Interesting facts about Maasai Mara National Reserve

maasai mara national reserve

The Maasai Mara National Reserve (also known as Masai Mara and by the locals as The Mara) is a large game reserve in Narok County, Kenya; contiguous with the Serengeti National Park in Mara Region, Tanzania.

It is named in honor of the Maasai people (the ancestral inhabitants of the area) and their description of the area when looked at from afar: “Mara,” which is Maa (Maasai language) for “spotted,” an apt description for the circles of trees, scrub, savanna, and cloud shadows that mark the area.

Maasai Mara National Reserve stretches 1,510 square kilometers (580 square miles) and raises 1,500-2,170 meters (4920-7120 feet) above sea level.

When it was originally established in 1961 as a wildlife sanctuary the Mara covered only 520 square kilometres (200 square miles) of the current area

All members of the “Big Five” (lion, leopard, African elephant, cape buffalo, and black rhinoceros) – plus popular species like zebra, giraffe, hyenacheetah, eland and gazelle are found in the Maasai Mara.


Hippos are abundant in the Mara River as are very large Nile crocodiles, who lay in wait for a meal as the wildebeest cross on their annual quest to find new pastures.


As in the Serengeti, the wildebeest are the dominant inhabitants of the Maasai Mara, and their numbers are estimated in the millions. Around July of each year, these ungainly animals migrate north from the Serengeti plains in search of fresh pasture, and return to the south around October. The Great Migration is one of the most impressive natural events worldwide, involving some 1,300,000 wildebeest, 500,000 Thomson’s gazelles, 200,000 zebras 97,000 Topi and 18,000 elands.

wildebeest migration

More than 470 species of birds have been identified in the park, many of which are migrants. Species such as eagles, storks and vultures are among the more than 50 different birds of prey.


There are four main types of topography in the Mara: Ngama Hills to the east with sandy soil and leafy bushes liked by black rhino; Oloololo Escarpment forming the western boundary and rising to a magnificent plateau; Mara Triangle bordering the Mara River with lush grassland and acacia woodlands supporting masses of game especially migrating wildebeest; Central Plains forming the largest part of the reserve, with scattered bushes and boulders on rolling grasslands favoured by the plains game.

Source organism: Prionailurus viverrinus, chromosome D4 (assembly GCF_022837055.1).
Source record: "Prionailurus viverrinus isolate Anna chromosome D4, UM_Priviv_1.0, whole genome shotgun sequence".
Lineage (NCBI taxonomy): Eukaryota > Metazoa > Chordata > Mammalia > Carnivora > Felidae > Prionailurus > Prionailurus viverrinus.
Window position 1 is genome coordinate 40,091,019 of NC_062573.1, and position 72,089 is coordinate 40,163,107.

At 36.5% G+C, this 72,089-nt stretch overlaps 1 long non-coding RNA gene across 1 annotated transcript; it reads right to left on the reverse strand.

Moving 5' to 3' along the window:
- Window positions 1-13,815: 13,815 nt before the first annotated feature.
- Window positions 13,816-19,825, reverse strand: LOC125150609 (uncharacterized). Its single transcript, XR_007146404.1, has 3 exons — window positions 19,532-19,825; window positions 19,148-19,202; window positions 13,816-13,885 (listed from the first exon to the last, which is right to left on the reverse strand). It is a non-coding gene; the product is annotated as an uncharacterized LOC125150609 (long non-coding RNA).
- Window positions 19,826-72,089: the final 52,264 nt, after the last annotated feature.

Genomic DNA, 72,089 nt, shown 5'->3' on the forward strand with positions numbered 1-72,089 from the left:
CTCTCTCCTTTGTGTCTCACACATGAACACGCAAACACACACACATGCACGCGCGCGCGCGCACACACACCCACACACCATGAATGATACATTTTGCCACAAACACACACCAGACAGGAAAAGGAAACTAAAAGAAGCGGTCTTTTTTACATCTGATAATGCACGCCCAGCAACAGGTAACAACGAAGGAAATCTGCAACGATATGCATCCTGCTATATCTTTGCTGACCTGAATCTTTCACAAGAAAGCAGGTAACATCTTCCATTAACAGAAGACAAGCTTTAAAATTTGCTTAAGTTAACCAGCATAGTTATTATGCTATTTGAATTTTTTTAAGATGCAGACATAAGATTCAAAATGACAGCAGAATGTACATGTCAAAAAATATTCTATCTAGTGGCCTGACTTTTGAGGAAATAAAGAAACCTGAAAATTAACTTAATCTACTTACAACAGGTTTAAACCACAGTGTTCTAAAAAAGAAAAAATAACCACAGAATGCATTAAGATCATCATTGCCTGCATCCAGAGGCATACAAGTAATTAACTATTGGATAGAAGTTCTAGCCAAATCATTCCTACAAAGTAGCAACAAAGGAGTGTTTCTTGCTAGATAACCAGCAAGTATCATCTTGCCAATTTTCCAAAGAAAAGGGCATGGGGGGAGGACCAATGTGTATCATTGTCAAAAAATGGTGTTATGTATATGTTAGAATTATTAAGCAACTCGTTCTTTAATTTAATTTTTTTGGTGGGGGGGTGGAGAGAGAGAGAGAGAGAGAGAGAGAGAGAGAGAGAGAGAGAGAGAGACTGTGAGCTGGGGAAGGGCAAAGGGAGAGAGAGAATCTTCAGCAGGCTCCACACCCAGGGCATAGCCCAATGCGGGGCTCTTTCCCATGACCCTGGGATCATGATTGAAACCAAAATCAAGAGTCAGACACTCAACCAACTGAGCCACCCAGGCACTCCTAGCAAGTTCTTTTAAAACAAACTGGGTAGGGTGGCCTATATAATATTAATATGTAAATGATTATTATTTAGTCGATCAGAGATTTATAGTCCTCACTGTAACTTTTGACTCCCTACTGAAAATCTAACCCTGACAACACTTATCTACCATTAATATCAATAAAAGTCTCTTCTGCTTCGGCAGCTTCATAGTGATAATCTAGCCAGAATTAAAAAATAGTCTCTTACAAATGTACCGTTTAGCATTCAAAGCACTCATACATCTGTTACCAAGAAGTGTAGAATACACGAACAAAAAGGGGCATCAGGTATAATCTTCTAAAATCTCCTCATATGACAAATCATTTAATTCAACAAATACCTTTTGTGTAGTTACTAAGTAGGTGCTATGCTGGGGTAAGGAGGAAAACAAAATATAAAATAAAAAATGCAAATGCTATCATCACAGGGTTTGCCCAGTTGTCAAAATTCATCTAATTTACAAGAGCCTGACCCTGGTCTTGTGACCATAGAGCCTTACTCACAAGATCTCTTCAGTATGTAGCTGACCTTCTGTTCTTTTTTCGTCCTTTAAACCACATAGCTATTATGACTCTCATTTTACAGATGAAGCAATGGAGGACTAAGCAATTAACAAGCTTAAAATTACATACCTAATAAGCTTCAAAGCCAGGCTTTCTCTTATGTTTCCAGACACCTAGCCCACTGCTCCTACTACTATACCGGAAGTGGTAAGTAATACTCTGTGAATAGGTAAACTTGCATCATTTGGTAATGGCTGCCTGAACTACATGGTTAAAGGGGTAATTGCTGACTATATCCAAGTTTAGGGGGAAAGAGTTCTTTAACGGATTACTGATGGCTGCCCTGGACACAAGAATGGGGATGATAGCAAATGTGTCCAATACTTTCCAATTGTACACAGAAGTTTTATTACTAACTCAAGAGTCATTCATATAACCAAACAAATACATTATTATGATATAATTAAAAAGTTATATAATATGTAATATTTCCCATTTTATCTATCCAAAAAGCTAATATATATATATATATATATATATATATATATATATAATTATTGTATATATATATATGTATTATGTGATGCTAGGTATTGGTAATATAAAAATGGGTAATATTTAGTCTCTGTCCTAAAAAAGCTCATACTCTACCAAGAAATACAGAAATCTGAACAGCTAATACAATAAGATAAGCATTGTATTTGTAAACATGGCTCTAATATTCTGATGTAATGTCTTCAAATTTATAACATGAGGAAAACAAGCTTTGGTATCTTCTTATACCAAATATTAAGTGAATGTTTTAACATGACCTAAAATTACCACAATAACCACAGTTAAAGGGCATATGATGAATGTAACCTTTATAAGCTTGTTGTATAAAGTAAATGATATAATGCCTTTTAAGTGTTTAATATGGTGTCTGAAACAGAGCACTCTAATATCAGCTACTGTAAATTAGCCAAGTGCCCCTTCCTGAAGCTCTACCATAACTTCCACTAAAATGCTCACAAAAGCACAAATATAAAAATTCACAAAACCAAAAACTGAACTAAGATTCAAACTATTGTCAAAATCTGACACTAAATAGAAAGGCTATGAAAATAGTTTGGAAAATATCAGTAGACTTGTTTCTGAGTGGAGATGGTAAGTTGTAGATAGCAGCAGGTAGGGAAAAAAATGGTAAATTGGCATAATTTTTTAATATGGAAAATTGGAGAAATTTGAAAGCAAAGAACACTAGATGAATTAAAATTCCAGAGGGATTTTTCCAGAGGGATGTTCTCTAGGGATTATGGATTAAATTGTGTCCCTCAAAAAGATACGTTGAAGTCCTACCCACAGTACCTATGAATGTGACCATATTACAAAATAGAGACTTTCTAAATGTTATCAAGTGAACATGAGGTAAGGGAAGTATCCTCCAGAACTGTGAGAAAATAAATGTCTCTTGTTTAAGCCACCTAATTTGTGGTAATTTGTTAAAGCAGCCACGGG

The Masai Mara lies in the Great Rift Valley, which is a fault line some 5,600 kilometers (3,500 miles) long, from Ethiopia’s Red Sea through Kenya, Tanzania, Malawi and into Mozambique.

The Maasai are a strongly independent people who still value tradition and ritual as an integral part of
their everyday lives. They regard themselves not just as residents of this area, but as much a part of the life of the land as the land is a part of their lives.

maasai people

Traditionally, the Maasai rarely hunt and live alongside wildlife in harmony, which is an important part of their beliefs. Lions and wildebeest play as important a role in their cultural beliefs, as do their own herds of cattle. This unique co-existence of man and wildlife makes this Maasai area one of the world’s most unique wilderness regions.


Arrowheads and pottery discarded by Neolithic man 2000 years ago have been found in the Maasai Mara National Reserve.

A study funded by WWF and conducted by ILRI between 1989 and 2003 monitored hoofed species in the Mara on a monthly basis, and found that losses were as high as 75% for giraffes, 80% for common warthogs, 76% for hartebeest, and 67% for impala. The study blames the loss of animals on increased human settlement in and around the reserve. The higher human population density leads to an increased number of livestock grazing in the park and an increase in poaching.


The Maasai Mara is a major research center for the spotted hyena.

The Mara has been called the Kingdom of Lions and these regal and powerful hunters dominate these grasslands.

The BBC Television show titled “Big Cat Diary” is filmed in both the Reserve and Conservation areas of the Maasai Mara.

With the wildebeest migration in JULY – OCTOBER, this is the best time to see this incredible movement of animals. Also, December to February are great times as it is dryer and good for the Big Cats.

The best time to view animals is either at dawn or dusk.

Approximately 290,000 tourists enjoy Masai Mara National Park every year.

The Maasai Mara National Reserve not the largest conservation area in Kenya but it is the most famous one.